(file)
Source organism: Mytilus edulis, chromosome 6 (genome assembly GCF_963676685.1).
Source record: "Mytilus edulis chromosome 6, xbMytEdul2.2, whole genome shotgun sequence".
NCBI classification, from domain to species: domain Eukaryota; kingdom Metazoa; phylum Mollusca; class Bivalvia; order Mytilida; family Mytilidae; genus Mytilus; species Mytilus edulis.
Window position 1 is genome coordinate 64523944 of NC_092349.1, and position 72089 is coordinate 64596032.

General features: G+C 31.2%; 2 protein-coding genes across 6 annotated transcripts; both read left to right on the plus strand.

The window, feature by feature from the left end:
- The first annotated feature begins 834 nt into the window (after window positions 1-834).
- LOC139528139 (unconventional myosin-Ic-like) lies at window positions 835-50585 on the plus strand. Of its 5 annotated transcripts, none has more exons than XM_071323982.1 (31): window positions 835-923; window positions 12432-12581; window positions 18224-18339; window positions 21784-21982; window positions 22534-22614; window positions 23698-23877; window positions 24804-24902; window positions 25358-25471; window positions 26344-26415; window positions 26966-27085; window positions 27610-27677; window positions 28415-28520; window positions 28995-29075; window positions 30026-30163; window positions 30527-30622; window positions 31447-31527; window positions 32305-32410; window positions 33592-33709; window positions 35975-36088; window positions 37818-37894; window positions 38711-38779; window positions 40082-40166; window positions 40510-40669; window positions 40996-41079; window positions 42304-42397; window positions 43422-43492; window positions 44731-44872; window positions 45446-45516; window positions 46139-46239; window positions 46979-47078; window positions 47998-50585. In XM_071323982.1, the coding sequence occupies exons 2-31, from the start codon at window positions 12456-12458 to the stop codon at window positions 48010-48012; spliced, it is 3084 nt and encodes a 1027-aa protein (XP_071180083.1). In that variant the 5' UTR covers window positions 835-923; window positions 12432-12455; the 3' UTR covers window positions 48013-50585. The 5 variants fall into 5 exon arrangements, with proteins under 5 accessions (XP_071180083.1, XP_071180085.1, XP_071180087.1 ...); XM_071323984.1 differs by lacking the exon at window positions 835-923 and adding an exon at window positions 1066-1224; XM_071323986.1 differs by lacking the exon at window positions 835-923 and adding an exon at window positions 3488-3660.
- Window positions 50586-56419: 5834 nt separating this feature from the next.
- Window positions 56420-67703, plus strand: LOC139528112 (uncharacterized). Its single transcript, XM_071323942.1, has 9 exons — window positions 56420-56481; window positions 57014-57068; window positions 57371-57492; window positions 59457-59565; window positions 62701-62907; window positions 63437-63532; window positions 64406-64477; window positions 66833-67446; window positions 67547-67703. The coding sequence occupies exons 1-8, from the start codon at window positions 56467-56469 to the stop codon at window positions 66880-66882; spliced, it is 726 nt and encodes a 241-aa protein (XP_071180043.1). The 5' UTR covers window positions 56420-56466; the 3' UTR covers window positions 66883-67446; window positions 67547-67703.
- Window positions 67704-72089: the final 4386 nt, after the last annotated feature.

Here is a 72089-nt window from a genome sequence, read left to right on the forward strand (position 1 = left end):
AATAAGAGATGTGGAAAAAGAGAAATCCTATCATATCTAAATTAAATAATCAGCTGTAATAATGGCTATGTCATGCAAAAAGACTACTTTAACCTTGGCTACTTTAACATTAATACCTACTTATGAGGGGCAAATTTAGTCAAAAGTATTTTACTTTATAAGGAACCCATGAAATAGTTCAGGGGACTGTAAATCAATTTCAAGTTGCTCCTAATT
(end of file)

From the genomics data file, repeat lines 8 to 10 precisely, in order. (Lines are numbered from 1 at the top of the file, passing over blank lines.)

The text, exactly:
- LOC139528139 (unconventional myosin-Ic-like) lies at window positions 835-50585 on the plus strand. Of its 5 annotated transcripts, none has more exons than XM_071323982.1 (31): window positions 835-923; window positions 12432-12581; window positions 18224-18339; window positions 21784-21982; window positions 22534-22614; window positions 23698-23877; window positions 24804-24902; window positions 25358-25471; window positions 26344-26415; window positions 26966-27085; window positions 27610-27677; window positions 28415-28520; window positions 28995-29075; window positions 30026-30163; window positions 30527-30622; window positions 31447-31527; window positions 32305-32410; window positions 33592-33709; window positions 35975-36088; window positions 37818-37894; window positions 38711-38779; window positions 40082-40166; window positions 40510-40669; window positions 40996-41079; window positions 42304-42397; window positions 43422-43492; window positions 44731-44872; window positions 45446-45516; window positions 46139-46239; window positions 46979-47078; window positions 47998-50585. In XM_071323982.1, the coding sequence occupies exons 2-31, from the start codon at window positions 12456-12458 to the stop codon at window positions 48010-48012; spliced, it is 3084 nt and encodes a 1027-aa protein (XP_071180083.1). In that variant the 5' UTR covers window positions 835-923; window positions 12432-12455; the 3' UTR covers window positions 48013-50585. The 5 variants fall into 5 exon arrangements, with proteins under 5 accessions (XP_071180083.1, XP_071180085.1, XP_071180087.1 ...); XM_071323984.1 differs by lacking the exon at window positions 835-923 and adding an exon at window positions 1066-1224; XM_071323986.1 differs by lacking the exon at window positions 835-923 and adding an exon at window positions 3488-3660.
- Window positions 50586-56419: 5834 nt separating this feature from the next.
- Window positions 56420-67703, plus strand: LOC139528112 (uncharacterized). Its single transcript, XM_071323942.1, has 9 exons — window positions 56420-56481; window positions 57014-57068; window positions 57371-57492; window positions 59457-59565; window positions 62701-62907; window positions 63437-63532; window positions 64406-64477; window positions 66833-67446; window positions 67547-67703. The coding sequence occupies exons 1-8, from the start codon at window positions 56467-56469 to the stop codon at window positions 66880-66882; spliced, it is 726 nt and encodes a 241-aa protein (XP_071180043.1). The 5' UTR covers window positions 56420-56466; the 3' UTR covers window positions 66883-67446; window positions 67547-67703.